Daily photo by Holly Hollman|
Limestone County farmer Randy Hampton found the body of Athens resident Bobby D. Miller, 71, in Miller’s truck in Hampton’s pasture Wednesday. Coroner Mike West said Miller had been dead for four or five hours.
Farmer finds body in truck in pasture
Athens man in wrecked vehicle unnoticed for hours
By Holly Hollman
PINEY CHAPEL — A farmer discovered the body of an Athens man in a wrecked truck in his pasture Wednesday.
The truck and its occupant remained unnoticed until farmer Randy Hampton drove down Black Road about 4 p.m. and saw one of his fences torn down.
His pasture is in the Piney Chapel community northeast of Athens
“I was worried about my cattle getting out, so we stopped to fix the fence,” he said. “Then we noticed a pickup farther down the pasture.”
Inside the truck was driver, Bobby D. Miller, 71, of Elkton Road, Athens.
Limestone County Coroner Mike West said by the time Hampton found Miller, he had probably been dead four or five hours.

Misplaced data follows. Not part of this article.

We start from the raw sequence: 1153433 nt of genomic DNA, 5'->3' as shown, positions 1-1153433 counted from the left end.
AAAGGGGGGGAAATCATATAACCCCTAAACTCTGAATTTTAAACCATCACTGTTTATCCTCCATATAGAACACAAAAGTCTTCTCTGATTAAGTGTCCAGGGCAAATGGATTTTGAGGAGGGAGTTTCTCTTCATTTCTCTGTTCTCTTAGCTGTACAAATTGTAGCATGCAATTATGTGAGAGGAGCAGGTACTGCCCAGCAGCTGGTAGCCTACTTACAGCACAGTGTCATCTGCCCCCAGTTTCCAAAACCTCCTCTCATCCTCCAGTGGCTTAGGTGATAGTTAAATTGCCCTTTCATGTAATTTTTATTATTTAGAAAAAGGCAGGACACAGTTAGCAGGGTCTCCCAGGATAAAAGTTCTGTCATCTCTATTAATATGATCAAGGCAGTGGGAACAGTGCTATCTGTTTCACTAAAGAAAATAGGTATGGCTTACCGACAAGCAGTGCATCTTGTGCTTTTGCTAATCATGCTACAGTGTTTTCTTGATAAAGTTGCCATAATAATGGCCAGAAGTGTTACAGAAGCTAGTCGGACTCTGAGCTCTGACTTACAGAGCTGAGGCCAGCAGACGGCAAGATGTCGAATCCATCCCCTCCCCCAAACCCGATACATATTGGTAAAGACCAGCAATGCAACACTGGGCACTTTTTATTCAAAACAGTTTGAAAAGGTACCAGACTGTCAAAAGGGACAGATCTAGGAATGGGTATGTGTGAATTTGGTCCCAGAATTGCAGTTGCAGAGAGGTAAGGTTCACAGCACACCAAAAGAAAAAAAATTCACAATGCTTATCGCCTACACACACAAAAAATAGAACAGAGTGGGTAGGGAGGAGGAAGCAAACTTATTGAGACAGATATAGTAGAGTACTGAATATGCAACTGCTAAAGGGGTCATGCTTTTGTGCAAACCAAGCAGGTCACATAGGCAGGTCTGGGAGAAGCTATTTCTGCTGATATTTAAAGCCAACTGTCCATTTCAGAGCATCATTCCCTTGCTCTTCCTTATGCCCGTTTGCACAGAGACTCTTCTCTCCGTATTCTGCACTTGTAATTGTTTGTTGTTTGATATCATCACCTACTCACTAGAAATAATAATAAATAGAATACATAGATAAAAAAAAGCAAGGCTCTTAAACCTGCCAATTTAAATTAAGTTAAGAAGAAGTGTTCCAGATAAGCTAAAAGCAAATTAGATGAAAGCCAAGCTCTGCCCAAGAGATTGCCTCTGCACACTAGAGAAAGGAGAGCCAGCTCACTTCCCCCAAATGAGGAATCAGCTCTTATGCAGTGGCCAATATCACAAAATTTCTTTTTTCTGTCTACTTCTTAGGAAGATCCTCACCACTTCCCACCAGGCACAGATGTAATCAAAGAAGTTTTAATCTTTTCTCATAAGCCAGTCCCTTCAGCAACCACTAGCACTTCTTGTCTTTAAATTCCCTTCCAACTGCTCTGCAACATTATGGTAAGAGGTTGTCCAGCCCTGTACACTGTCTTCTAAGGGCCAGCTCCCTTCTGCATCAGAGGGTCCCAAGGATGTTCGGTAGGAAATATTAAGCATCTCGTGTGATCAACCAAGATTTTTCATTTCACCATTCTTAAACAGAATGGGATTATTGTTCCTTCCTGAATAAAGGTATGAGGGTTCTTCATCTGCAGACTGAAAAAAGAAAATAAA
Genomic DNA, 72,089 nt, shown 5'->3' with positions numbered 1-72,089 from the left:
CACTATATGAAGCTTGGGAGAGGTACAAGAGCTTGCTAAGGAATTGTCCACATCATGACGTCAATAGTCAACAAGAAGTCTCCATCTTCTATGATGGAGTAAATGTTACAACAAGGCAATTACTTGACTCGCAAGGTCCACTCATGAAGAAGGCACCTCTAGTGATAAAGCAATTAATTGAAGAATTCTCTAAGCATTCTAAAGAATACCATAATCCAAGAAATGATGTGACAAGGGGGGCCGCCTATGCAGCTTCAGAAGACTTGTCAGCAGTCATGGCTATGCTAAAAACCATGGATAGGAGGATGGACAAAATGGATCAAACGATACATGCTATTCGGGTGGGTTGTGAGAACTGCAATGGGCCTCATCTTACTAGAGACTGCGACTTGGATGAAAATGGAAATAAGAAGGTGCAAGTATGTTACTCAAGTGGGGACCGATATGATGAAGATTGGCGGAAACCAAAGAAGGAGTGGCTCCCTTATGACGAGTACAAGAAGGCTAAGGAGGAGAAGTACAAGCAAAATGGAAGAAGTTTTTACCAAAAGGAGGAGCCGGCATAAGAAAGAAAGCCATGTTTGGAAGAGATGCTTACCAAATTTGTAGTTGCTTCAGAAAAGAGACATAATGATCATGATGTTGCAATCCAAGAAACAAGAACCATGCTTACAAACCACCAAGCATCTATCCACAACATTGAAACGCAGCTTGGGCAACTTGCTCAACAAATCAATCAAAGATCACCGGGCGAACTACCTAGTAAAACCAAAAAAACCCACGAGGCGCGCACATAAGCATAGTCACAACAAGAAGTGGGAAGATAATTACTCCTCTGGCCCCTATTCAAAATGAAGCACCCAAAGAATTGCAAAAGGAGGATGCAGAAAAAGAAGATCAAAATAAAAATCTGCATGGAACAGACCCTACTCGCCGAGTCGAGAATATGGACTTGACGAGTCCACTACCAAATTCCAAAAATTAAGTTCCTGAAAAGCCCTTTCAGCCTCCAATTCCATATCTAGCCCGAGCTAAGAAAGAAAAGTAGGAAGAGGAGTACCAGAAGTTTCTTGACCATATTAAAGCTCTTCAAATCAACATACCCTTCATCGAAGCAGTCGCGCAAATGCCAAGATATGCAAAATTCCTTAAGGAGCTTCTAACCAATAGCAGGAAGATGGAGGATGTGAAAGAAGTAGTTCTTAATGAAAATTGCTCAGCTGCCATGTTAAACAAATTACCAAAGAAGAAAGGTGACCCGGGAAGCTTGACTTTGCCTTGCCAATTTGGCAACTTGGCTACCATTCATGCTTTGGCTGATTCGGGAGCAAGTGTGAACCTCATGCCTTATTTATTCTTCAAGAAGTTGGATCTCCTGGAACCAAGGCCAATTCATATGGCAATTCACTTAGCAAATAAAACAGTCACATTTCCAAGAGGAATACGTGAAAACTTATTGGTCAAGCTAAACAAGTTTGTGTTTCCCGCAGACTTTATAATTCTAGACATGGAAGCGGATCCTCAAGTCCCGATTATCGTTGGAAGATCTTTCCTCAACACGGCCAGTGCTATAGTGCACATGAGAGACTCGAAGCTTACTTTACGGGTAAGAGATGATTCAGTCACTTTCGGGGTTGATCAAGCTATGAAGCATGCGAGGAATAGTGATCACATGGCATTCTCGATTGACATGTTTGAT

West said Miller did not have severe injuries, but suffered cuts and other injuries.
He said both Miller’s health problems and the wreck contributed to his death. Miller had a history of heart problems and diabetes, and suffered a stroke last year, West said.
“He left to go to a friend’s house around 10 or 11 that morning, but never made it,” West said.
Miller was a husband and father of two sons and a daughter. He retired from a plant in the North and moved here. He then retired from a Tony Moore car dealership in Decatur.
Spry Funeral Home is handling arrangements.
West said when responders arrived, Miller was slumped in his seat and did not have on a seat belt.
Miller apparently was traveling east on Black Road when his truck left the roadway and hit the first fence. Tracks indicated he drove through the pasture and hit a tree. The truck ricocheted off the tree and went down the north-to-south fence line and stopped on top of a debris pile behind a home at 24114 Black Road.
Troopers are investigating.
Hampton said, in the evening, his cattle usually come to the pasture where Miller wrecked to graze under the trees.
“Had we not found the torn fence, I don’t know when anyone would have seen the truck, and the cattle likely would have been out in the road and everywhere,” he said.
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